MANCHESTER (AP) – Fluoride will be dripping into city water starting this week, but opponents still are trying to freeze the flow.
City voters approved adding fluoride to drinking water by a 700-vote margin last year. After obtaining all the necessary permits and testing the system for glitches, the Manchester Water Works expects to begin adding the tooth-toughener today.
“It is for the health of the community, a wonderful Christmas present,” said Manchester Public Health Director Frederick Rusczek.
According to the American Dental Association, fluoridation especially benefits young children by strengthening their teeth as they are being formed.
But opponents argue that rather than preventing dental decay, fluoride amounts to a slow poison that harms bones and hinders brain development.
“They may temporarily turn that valve on on Tuesday, but we’re seeking to have that valve turned off and eventually broken,” said Lloyd Basinow of Citizens Against Fluoride Exposure.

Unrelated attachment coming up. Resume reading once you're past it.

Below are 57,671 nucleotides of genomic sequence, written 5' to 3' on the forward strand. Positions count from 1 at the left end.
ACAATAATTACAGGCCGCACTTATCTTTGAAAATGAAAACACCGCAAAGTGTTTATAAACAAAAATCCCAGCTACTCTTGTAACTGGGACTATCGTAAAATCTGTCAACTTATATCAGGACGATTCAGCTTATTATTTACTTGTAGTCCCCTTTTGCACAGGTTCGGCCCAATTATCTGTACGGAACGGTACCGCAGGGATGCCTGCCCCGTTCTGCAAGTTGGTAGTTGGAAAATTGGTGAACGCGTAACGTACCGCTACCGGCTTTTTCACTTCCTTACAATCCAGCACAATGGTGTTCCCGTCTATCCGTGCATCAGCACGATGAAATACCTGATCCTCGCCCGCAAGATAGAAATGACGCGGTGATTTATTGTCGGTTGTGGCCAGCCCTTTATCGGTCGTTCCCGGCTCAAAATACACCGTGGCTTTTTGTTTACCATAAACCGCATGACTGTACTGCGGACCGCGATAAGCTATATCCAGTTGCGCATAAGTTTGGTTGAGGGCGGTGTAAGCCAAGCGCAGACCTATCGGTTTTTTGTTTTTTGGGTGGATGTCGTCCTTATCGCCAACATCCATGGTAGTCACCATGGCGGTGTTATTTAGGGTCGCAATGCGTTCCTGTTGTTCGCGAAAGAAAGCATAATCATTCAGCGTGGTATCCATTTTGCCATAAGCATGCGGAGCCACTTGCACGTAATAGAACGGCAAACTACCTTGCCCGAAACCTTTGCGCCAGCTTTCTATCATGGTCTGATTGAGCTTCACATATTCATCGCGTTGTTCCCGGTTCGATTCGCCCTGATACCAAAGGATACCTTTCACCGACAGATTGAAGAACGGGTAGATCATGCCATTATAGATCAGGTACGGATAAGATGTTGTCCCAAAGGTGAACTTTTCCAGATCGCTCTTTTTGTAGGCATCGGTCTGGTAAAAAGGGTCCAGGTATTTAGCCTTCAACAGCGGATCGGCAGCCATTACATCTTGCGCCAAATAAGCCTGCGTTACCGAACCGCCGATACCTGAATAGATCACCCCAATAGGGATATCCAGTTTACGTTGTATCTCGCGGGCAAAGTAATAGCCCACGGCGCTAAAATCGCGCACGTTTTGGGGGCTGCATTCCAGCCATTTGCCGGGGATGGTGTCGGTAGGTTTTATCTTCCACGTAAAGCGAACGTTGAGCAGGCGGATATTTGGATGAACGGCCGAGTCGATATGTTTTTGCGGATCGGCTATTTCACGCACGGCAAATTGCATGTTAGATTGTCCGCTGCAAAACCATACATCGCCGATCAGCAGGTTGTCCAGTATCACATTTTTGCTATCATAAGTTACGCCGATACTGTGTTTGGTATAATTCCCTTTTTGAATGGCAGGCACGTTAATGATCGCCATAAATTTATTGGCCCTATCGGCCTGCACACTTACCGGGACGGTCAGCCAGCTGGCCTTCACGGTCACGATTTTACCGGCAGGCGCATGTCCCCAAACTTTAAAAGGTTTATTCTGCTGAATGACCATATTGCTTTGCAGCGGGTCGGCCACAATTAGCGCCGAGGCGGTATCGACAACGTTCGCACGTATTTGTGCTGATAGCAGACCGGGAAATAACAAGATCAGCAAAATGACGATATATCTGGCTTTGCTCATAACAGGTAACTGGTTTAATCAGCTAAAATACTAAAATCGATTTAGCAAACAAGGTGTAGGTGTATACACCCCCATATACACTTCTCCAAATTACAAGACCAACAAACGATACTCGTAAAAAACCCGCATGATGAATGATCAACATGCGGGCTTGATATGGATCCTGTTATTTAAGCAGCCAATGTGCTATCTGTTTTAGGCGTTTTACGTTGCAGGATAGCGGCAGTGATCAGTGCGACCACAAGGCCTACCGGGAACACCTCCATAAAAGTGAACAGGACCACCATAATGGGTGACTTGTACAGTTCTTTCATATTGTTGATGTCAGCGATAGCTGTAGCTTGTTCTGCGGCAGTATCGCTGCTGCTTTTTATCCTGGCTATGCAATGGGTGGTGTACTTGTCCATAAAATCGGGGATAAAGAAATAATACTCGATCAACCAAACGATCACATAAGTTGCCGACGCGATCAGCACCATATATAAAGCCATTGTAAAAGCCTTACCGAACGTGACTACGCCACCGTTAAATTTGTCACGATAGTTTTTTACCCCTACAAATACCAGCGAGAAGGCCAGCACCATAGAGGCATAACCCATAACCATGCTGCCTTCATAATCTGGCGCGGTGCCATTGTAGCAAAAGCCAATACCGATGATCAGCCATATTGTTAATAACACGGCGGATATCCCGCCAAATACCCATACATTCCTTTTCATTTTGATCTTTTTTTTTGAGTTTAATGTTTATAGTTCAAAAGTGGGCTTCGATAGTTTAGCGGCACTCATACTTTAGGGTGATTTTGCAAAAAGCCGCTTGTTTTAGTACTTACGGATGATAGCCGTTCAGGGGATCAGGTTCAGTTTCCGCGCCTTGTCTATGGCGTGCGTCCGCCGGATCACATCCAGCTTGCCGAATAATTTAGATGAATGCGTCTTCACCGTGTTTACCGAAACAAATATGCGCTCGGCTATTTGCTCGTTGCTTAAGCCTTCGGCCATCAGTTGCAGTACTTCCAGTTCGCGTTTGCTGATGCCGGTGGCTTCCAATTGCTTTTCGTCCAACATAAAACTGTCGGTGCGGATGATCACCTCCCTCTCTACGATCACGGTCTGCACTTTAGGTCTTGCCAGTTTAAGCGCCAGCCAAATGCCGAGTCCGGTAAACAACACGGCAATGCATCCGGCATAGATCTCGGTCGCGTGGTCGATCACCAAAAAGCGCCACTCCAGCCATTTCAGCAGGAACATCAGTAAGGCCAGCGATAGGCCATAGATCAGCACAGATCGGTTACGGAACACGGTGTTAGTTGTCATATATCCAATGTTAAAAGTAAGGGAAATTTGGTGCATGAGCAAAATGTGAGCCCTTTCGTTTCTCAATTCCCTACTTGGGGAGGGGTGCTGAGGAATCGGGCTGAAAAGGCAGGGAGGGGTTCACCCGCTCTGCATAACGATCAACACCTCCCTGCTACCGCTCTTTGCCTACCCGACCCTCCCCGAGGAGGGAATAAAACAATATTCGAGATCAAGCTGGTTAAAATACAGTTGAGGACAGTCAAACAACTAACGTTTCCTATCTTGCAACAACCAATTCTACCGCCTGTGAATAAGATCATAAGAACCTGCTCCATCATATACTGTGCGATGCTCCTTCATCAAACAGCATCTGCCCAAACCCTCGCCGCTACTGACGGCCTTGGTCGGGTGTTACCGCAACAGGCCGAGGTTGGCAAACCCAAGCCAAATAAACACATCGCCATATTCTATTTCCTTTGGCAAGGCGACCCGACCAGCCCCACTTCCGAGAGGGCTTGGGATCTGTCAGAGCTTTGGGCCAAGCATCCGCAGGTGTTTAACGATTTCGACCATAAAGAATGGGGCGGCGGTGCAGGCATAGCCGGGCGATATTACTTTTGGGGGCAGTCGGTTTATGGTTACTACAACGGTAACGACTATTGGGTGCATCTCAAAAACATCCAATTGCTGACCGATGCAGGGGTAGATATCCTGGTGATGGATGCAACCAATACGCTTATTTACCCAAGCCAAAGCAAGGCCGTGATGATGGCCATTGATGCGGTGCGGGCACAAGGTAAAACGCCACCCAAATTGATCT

Basinow said his group plans to seek a court order to stop the fluoride program. The court challenge will focus on surrounding towns whose residents will receive the fluoridated water even though they did not vote in the referendum. Manchester Water Works has customers in Auburn, Bedford, Derry, Goffstown, Hooksett and Londonderry.
Manchester officials said they took great efforts to make the water as safe as possible. Fluoride will be added to city water at a concentration of 1 part per million.
The U.S. Environmental Protection Agency sets the maximum safe level of fluoridation at 4 parts per million.
Tom Bowen, director of the city water works, said the city is purchasing a fluoride mixture that is 20 times purer than that recommended by the American Water Works Association. That means lower levels of heavy metals such as lead and arsenic, he said.
“Everybody kind of bent over backwards to meet the needs of those concerned with it,” he said.